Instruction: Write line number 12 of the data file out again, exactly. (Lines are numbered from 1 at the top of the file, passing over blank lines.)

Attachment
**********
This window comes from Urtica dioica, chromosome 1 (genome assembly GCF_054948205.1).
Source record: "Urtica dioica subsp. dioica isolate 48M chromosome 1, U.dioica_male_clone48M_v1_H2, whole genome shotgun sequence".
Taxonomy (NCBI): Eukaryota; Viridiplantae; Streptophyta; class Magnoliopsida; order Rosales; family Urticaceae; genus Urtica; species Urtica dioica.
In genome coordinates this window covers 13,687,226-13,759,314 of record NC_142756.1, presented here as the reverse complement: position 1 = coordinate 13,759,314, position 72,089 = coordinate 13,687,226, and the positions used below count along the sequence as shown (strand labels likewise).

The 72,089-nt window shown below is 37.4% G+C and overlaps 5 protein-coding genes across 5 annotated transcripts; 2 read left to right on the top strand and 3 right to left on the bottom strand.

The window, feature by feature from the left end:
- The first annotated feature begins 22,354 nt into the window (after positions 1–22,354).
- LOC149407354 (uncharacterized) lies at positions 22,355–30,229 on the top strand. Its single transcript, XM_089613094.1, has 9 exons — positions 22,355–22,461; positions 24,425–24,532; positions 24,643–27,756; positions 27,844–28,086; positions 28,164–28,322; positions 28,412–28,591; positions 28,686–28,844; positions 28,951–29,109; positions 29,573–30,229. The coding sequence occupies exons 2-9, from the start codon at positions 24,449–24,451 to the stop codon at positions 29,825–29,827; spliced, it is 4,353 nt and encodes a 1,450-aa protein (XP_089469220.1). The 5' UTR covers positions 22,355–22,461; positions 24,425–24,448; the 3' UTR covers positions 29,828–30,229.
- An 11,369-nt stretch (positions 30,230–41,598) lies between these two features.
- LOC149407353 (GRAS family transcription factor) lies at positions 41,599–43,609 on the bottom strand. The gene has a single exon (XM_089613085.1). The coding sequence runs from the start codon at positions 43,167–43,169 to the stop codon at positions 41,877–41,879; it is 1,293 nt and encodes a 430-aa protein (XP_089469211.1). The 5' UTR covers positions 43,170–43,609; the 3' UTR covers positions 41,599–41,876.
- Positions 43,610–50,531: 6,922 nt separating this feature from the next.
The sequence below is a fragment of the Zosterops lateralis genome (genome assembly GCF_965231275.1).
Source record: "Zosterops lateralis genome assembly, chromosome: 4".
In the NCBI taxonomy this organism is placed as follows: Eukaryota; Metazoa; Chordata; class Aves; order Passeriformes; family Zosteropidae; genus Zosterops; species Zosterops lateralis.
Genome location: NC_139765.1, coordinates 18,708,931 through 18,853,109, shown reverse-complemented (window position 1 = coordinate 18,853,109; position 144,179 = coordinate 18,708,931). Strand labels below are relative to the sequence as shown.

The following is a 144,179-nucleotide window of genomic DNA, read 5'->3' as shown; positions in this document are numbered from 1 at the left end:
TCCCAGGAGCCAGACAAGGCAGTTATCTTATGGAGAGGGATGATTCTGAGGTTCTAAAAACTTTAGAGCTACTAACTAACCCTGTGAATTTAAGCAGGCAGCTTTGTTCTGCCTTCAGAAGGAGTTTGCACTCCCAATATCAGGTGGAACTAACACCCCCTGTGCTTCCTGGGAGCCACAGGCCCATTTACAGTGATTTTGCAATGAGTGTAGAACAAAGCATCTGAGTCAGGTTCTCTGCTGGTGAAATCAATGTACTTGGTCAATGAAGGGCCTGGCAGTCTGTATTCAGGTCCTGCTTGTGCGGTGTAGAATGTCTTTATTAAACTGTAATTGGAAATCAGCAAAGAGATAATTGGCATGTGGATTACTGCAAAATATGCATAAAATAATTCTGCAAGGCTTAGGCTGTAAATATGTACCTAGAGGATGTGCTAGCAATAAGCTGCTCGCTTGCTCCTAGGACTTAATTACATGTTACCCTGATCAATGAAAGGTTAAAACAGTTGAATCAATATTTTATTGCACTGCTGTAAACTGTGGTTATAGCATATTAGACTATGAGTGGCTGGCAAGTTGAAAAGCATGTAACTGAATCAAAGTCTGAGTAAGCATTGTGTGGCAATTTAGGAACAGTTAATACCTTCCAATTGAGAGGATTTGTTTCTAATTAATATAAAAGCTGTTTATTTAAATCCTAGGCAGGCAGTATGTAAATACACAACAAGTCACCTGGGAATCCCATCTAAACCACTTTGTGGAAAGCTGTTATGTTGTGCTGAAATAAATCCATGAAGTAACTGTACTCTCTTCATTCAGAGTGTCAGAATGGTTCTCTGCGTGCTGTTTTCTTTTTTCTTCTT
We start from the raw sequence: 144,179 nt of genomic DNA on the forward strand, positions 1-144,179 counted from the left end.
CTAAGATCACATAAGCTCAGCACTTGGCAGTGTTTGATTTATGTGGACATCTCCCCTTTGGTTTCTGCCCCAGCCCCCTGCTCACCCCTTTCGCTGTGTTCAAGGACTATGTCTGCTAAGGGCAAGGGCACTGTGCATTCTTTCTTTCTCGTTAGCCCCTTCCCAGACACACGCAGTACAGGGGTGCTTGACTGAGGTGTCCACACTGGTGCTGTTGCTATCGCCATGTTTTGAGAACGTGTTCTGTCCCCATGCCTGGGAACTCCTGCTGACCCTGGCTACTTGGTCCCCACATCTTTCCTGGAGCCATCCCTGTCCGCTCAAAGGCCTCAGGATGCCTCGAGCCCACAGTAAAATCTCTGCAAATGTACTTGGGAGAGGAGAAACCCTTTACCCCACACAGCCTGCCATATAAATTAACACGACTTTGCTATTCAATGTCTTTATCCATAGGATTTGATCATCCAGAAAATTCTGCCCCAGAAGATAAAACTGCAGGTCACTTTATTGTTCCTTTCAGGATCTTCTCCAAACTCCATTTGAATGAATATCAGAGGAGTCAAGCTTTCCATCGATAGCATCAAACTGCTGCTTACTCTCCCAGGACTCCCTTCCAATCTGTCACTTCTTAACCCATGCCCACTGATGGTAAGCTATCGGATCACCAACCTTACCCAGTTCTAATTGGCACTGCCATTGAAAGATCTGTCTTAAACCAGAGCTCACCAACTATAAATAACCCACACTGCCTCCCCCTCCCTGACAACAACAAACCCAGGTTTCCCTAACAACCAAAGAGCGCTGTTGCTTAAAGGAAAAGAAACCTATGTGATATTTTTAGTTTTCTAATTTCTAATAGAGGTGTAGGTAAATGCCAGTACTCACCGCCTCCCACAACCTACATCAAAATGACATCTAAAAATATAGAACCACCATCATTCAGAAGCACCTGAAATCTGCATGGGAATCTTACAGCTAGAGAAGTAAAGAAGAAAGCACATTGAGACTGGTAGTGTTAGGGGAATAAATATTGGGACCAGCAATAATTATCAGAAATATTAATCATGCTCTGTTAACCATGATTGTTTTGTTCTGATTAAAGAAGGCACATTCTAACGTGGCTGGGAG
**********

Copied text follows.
The sequence below is a fragment of the Zosterops lateralis genome (genome assembly GCF_965231275.1).